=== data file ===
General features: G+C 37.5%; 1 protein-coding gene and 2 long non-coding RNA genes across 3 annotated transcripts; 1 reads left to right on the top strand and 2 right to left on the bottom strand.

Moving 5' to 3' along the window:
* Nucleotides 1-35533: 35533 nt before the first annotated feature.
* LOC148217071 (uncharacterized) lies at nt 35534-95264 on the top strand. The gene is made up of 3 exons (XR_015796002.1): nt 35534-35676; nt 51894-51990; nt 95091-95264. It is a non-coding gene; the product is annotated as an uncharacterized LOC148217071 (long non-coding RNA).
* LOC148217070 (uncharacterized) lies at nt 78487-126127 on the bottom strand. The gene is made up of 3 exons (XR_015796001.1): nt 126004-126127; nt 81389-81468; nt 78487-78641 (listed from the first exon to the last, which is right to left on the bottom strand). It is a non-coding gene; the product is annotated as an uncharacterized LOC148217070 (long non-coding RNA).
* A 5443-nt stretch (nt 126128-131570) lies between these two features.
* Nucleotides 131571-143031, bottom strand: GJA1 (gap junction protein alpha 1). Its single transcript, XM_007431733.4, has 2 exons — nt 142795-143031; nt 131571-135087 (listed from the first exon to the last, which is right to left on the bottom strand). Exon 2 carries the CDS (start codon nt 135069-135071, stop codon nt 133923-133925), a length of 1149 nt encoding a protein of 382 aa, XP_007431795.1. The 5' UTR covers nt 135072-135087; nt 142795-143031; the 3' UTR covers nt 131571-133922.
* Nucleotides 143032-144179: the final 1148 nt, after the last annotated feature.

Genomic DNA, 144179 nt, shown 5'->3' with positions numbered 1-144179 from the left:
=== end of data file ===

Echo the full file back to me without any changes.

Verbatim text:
General features: G+C 37.5%; 1 protein-coding gene and 2 long non-coding RNA genes across 3 annotated transcripts; 1 reads left to right on the top strand and 2 right to left on the bottom strand.

Moving 5' to 3' along the window:
* Nucleotides 1-35533: 35533 nt before the first annotated feature.
* LOC148217071 (uncharacterized) lies at nt 35534-95264 on the top strand. The gene is made up of 3 exons (XR_015796002.1): nt 35534-35676; nt 51894-51990; nt 95091-95264. It is a non-coding gene; the product is annotated as an uncharacterized LOC148217071 (long non-coding RNA).
* LOC148217070 (uncharacterized) lies at nt 78487-126127 on the bottom strand. The gene is made up of 3 exons (XR_015796001.1): nt 126004-126127; nt 81389-81468; nt 78487-78641 (listed from the first exon to the last, which is right to left on the bottom strand). It is a non-coding gene; the product is annotated as an uncharacterized LOC148217070 (long non-coding RNA).
* A 5443-nt stretch (nt 126128-131570) lies between these two features.
* Nucleotides 131571-143031, bottom strand: GJA1 (gap junction protein alpha 1). Its single transcript, XM_007431733.4, has 2 exons — nt 142795-143031; nt 131571-135087 (listed from the first exon to the last, which is right to left on the bottom strand). Exon 2 carries the CDS (start codon nt 135069-135071, stop codon nt 133923-133925), a length of 1149 nt encoding a protein of 382 aa, XP_007431795.1. The 5' UTR covers nt 135072-135087; nt 142795-143031; the 3' UTR covers nt 131571-133922.
* Nucleotides 143032-144179: the final 1148 nt, after the last annotated feature.

Genomic DNA, 144179 nt, shown 5'->3' with positions numbered 1-144179 from the left: